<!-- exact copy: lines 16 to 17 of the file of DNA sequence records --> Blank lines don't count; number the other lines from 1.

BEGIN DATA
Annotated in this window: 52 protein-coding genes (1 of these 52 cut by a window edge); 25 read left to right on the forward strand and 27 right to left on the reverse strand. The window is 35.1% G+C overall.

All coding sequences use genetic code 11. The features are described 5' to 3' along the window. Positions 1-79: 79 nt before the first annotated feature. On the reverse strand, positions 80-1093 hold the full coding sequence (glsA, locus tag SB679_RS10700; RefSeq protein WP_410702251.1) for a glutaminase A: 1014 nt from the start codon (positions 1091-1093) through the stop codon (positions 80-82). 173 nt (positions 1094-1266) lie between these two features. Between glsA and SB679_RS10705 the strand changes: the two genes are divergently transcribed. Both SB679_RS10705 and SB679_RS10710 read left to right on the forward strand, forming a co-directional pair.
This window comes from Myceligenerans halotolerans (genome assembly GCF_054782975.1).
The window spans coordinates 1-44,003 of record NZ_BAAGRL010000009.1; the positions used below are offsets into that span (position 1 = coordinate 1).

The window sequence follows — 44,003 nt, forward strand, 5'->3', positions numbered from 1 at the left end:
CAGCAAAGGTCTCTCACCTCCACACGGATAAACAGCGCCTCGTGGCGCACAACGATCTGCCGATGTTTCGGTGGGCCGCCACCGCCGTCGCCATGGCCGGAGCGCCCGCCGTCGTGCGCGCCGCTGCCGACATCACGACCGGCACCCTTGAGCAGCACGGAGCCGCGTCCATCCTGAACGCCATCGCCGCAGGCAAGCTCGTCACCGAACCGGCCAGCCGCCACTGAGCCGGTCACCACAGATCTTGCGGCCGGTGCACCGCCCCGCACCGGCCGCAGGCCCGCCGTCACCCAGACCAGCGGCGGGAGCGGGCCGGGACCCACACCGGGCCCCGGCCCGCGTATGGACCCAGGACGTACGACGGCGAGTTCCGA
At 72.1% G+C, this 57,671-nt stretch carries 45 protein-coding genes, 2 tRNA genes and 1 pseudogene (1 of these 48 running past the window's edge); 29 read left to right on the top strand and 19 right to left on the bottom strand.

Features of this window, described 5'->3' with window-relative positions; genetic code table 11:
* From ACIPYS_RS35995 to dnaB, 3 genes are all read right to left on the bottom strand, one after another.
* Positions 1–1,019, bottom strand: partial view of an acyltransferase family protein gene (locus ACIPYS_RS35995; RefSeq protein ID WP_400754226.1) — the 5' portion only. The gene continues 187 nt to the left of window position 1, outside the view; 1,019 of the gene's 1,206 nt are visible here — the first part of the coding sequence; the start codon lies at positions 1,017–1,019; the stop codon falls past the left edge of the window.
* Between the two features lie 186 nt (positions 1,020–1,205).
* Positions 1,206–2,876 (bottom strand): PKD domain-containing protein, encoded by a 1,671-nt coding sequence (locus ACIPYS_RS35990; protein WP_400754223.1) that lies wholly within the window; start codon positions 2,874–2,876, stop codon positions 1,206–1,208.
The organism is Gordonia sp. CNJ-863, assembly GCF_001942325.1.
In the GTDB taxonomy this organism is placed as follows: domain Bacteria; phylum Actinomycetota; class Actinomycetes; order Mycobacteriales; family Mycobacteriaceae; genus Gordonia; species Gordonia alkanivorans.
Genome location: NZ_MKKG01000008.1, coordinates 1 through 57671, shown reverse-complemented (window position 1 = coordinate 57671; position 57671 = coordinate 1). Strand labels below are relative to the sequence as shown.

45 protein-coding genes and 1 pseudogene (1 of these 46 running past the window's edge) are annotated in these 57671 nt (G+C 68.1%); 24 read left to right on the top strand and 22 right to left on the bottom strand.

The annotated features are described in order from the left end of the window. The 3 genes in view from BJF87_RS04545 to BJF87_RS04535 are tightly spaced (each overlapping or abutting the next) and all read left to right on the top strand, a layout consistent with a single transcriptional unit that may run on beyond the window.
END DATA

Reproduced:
45 protein-coding genes and 1 pseudogene (1 of these 46 running past the window's edge) are annotated in these 57671 nt (G+C 68.1%); 24 read left to right on the top strand and 22 right to left on the bottom strand.

The annotated features are described in order from the left end of the window. The 3 genes in view from BJF87_RS04545 to BJF87_RS04535 are tightly spaced (each overlapping or abutting the next) and all read left to right on the top strand, a layout consistent with a single transcriptional unit that may run on beyond the window.